I don’t want to give away too many personal details, but for reasons both obvious and obscure, I spent a good part of my weekend making the rounds at wineries. For the record, the obvious reason is “duh, wine.” I don’t mind sharing that one. Anyway, on one tour, the guide noted that corks made from real cork bark may be falling out of favor with wine-makers. I decided to explore the science of why.
For the past four hundred years, natural cork has been the plug of choice for wine-makers the world over. Cork is a particularly well-suited wood: the very best stuff comes from the Mediterranean region, and its structure is such that it can squeeze down into the neck of the bottle and expand or compress to match the shape of neck. This supposedly gives the wine a great seal, allowing it to mature without the threat of oxygen coming in and screwing things up.
But now, wine-experts are not so sure. The corks may not be completely effective in keeping air out. For a wine that gets drunk fairly quickly, that’s not such a big deal. However, for serious wine-drinkers who plan to keep and age their bottles, this air transfer means serious bad news: with too much oxygen, the wine can lose quality.
Unfortunately, that’s not the worst of the problems corks can cause. Have you ever popped open a bottle only to be greeted not with the heady, rich aroma of wine but with the stench of cork? That’s a wine that’s experienced some cork taint, which is just as unpleasant as it sounds. The estimates of the percentage of bottles on store shelves afflicted with taint go anywhere from 0.1% all the way up to 10-15%. That’s not great for wine producers, wine drinkers, or anyone really.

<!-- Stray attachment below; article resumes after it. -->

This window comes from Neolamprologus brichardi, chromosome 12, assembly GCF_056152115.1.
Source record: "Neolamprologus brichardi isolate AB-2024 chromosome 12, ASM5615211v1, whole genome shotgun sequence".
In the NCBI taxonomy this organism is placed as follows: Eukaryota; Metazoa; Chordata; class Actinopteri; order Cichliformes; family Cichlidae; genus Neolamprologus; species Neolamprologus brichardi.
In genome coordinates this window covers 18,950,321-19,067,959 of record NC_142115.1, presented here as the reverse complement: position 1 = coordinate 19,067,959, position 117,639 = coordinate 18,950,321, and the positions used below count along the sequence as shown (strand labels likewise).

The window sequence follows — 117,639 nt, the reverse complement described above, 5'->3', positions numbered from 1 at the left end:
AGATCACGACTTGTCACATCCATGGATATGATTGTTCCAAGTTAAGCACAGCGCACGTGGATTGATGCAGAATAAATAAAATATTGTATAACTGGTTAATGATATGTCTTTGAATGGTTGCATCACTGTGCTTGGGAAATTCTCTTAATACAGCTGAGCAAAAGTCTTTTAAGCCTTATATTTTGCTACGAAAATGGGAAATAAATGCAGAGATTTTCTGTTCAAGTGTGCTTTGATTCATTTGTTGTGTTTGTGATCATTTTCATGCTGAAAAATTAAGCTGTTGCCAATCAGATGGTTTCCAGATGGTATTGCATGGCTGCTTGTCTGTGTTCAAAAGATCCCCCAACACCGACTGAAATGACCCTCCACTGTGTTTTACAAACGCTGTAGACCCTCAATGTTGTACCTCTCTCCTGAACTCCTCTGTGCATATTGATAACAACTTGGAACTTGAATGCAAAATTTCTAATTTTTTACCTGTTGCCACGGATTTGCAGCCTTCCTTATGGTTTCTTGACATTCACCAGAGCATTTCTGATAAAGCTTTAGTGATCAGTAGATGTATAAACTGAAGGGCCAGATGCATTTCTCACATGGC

Cork taint comes from a compound called “2,4,6-tricholoroanisole”, or TCA to its friends. Now, these problems only occur under some circumstances, and do not mean that corks should be banned immediately or treated with suspicion. At this moment (OK, if you’re reading at a weird time, maybe not at this moment), cork companies are working to address the issue, but, so are producers of fake cork and cork-alternatives, like screw tops.
Screw tops may be where the industry is headed. They’re cheap to make, easy to use, and for a while, work much better than traditional corks at keeping air out. There is also absolutely no risk of TCA. However, screw tops have an image problem to overcome – many people associate screw tops with cheap wine, not the good stuff, and that can be a huge deterrent to purchase. This is a problem that can only be solved with marketing, so here’s to hoping the ad execs brew something good.
What it all boils down to is that wine makers are going to have to think about and adjust the stoppers that they use for their wine. Instead of treating every wine the same way when it comes to plugging the neck, it’s time to look at the different needs of different wines, acknowledge the limitations of our technology, and adjust the industry accordingly.
And now – pour yourself a glass!